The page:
The Treasury announced a review of GAD drawdown tables in this year’s Budget so they can “continue to reflect the annuity market”. But Mr Morrison questioned this and said the review should be used to align income drawdown to principals set out by the government in 2010 to allowed flexible drawdown if a pension pot was big enough to avoid state dependency.
He said: “Removing the link to external influences and replacing it with fixed income limits will give more certainty to clients, which can’t be a bad thing.”
Mr Morrison also welcomed Chancellor George Osborne’s Budget announcement that the maximum drawdown rate would be increased to 120 per cent.
He said: “As annuity rates have fallen, and with the prognosis not looking particularly good, drawdown has been seen as a real alternative, providing a similar level of income but with much more flexibility and investment risk substituted for the certainty but inflexibility of an annuity.”
The higher drawdown level of 120 per cent has been restored following a controversial reduction back down to 100 per cent in April 2011. The cut was aimed at discouraging people from using up too much of their funds and then turning to the state for help, but it also came at a time of plummeting gilt yields, eroding the value of pension pots. The new limit automatically kicks in from the start of a client’s next drawdown year. GAD rates will also be reviewed to ensure they mirror the annuity market. This could mean they are based on a mixture of gilts and investment-grade corporate bonds in the future – currently, they are calculated using 15-year gilt yields.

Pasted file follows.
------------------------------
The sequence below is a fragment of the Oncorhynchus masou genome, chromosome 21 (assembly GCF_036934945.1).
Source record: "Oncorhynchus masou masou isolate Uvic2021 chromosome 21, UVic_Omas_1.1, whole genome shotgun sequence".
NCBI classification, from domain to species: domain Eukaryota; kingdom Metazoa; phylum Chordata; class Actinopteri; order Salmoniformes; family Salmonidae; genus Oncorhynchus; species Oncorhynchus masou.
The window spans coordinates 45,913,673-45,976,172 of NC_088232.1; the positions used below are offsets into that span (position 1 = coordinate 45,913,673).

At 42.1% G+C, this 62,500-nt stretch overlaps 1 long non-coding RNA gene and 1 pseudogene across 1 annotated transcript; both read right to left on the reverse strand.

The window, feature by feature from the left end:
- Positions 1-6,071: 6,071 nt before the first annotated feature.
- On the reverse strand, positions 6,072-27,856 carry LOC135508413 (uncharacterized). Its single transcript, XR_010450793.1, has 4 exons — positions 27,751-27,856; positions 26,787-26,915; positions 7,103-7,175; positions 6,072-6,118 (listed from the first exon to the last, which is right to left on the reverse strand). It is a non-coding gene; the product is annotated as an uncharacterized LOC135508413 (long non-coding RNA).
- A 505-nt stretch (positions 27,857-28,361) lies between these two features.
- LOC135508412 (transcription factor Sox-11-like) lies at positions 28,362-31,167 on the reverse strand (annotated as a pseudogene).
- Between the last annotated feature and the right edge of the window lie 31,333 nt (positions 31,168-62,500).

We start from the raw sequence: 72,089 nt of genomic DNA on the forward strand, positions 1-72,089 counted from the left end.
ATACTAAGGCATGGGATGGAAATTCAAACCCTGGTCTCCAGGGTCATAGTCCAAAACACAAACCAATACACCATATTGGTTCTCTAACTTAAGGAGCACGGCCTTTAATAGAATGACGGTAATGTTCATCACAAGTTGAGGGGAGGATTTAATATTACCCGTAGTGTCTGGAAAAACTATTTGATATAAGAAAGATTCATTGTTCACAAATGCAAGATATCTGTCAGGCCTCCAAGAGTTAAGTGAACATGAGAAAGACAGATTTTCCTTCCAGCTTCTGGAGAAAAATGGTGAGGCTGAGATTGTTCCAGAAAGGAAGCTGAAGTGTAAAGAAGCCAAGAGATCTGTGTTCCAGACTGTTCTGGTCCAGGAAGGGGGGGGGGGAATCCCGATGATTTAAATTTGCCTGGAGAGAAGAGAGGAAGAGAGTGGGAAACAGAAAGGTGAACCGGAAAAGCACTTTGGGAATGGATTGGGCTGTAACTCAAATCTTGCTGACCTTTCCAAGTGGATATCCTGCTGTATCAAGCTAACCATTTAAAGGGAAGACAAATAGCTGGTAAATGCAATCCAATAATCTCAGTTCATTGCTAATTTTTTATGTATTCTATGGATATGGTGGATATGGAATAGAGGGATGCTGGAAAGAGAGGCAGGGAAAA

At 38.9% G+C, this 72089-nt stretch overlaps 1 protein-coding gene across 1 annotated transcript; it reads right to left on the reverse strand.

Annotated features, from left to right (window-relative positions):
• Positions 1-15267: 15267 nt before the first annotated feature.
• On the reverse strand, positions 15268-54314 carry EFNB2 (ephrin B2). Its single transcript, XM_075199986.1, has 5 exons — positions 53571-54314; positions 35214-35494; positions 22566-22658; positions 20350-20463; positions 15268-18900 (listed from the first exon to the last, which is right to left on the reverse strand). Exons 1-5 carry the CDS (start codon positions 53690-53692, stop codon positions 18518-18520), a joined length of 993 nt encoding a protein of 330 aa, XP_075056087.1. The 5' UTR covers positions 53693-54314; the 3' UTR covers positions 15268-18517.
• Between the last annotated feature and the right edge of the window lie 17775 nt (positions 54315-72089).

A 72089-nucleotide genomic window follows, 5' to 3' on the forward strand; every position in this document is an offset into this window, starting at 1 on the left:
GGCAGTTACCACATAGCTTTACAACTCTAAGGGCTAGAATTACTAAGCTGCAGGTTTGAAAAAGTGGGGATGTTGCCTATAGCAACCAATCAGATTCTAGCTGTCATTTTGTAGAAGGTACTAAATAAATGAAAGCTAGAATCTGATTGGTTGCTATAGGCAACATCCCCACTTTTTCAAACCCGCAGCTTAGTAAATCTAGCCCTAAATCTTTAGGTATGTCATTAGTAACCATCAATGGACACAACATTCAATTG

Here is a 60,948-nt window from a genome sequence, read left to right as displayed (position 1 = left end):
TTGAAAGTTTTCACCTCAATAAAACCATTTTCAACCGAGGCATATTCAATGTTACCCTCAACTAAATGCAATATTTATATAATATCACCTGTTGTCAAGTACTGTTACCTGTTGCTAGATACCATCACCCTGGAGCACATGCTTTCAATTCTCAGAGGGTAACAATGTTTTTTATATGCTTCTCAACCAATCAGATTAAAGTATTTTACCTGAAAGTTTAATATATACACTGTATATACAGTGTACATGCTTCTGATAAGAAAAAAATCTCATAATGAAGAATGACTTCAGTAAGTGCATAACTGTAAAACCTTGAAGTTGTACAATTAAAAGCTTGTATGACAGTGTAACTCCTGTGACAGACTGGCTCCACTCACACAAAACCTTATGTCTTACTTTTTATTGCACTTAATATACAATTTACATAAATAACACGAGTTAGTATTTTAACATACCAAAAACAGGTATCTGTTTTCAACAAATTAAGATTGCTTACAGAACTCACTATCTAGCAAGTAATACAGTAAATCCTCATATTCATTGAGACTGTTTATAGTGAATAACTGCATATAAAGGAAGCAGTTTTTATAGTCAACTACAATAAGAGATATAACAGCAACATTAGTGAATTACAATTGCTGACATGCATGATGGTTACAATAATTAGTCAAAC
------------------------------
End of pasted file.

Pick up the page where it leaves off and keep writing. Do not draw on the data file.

Steven Robinson, managing director of Somerset-based Clarke Robinson & Co, said: “I agree 100 per cent with this. Drawdown rates should be based on the ability of the fund to provide an income in retirement in the long-term.”